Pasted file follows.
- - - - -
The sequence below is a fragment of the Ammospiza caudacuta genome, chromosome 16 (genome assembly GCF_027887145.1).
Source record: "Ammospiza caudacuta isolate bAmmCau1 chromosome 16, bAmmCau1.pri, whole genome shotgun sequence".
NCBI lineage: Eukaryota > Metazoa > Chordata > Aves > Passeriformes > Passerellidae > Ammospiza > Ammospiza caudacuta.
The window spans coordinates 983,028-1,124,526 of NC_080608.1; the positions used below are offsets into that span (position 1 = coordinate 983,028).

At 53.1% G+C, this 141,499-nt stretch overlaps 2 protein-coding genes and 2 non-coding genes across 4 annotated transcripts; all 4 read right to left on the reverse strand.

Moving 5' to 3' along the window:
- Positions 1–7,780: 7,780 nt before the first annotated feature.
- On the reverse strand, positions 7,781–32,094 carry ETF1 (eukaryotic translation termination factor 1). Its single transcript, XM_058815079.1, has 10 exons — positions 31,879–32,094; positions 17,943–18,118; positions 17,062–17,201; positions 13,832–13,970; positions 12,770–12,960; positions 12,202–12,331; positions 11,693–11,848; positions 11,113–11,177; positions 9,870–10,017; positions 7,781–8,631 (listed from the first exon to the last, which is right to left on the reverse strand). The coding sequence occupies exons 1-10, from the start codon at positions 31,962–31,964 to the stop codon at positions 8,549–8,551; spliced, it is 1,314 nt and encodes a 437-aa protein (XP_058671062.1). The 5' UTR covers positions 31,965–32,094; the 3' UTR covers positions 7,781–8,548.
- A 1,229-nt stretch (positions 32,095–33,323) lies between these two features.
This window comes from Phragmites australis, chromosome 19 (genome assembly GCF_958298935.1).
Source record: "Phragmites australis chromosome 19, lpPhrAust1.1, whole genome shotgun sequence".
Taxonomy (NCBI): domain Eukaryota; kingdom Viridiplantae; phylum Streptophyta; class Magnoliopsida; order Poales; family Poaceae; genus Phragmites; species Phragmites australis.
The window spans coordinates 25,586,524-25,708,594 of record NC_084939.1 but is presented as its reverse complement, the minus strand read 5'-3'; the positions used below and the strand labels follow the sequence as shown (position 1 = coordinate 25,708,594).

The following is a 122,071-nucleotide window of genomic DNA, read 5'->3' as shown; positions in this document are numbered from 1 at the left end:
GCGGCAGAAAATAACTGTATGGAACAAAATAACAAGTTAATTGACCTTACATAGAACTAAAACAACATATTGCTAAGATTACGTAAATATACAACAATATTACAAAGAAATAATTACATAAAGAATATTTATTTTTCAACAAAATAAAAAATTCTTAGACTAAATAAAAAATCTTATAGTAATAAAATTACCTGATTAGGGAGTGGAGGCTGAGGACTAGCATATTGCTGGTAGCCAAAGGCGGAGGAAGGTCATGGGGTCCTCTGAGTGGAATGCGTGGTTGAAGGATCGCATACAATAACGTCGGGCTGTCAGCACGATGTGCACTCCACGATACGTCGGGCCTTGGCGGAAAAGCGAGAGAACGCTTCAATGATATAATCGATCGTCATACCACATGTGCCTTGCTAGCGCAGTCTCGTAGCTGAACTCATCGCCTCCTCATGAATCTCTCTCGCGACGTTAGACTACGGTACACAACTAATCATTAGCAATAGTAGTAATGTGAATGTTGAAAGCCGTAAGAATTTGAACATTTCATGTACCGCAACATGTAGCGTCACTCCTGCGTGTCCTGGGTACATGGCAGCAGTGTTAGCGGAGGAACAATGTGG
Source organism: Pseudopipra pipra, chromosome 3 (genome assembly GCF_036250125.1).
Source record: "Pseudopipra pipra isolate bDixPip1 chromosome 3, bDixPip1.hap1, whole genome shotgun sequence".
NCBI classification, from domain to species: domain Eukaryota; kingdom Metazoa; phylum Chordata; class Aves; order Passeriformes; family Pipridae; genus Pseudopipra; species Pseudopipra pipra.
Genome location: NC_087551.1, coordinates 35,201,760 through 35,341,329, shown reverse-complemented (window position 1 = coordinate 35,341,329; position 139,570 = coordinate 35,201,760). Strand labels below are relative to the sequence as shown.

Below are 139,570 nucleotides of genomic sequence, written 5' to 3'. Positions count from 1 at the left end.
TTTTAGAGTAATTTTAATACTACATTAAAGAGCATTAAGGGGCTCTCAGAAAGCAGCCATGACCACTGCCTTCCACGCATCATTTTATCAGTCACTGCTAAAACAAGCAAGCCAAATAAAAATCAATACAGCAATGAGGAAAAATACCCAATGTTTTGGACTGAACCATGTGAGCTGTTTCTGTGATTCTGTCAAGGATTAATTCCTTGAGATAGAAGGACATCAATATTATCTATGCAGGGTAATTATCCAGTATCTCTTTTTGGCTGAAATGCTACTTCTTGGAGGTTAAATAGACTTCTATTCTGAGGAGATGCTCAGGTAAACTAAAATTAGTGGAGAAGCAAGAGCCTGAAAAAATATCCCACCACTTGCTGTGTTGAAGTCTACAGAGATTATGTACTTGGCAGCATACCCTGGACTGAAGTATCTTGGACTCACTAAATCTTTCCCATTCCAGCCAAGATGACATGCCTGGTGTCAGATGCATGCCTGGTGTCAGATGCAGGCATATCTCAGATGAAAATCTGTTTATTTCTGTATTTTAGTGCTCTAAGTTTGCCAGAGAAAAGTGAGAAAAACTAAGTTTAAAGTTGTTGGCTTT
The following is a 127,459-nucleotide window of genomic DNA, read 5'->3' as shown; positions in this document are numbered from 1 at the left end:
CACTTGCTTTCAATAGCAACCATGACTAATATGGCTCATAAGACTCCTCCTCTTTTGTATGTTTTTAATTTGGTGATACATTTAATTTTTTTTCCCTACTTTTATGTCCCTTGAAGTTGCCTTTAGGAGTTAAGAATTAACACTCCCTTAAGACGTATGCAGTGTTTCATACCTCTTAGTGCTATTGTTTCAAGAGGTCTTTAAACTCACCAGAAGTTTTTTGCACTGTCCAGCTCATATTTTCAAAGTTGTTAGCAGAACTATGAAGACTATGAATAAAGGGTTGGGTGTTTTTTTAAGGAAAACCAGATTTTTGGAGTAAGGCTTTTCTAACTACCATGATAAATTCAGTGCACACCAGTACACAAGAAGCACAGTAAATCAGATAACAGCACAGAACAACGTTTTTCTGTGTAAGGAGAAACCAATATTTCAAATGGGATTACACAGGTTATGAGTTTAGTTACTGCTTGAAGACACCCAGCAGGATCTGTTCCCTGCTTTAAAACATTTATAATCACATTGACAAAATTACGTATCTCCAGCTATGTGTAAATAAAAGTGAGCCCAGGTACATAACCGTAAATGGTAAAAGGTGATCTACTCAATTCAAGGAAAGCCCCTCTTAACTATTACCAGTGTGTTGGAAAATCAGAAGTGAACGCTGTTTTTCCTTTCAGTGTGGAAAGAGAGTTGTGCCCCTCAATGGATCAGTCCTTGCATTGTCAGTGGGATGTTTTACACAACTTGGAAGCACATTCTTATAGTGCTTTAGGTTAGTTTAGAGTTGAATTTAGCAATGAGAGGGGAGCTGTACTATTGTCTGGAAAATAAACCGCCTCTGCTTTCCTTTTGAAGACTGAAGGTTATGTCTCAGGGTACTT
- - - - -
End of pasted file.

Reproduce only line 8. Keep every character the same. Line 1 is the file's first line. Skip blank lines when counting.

- On the reverse strand, positions 7,781–32,094 carry ETF1 (eukaryotic translation termination factor 1). Its single transcript, XM_058815079.1, has 10 exons — positions 31,879–32,094; positions 17,943–18,118; positions 17,062–17,201; positions 13,832–13,970; positions 12,770–12,960; positions 12,202–12,331; positions 11,693–11,848; positions 11,113–11,177; positions 9,870–10,017; positions 7,781–8,631 (listed from the first exon to the last, which is right to left on the reverse strand). The coding sequence occupies exons 1-10, from the start codon at positions 31,962–31,964 to the stop codon at positions 8,549–8,551; spliced, it is 1,314 nt and encodes a 437-aa protein (XP_058671062.1). The 5' UTR covers positions 31,965–32,094; the 3' UTR covers positions 7,781–8,548.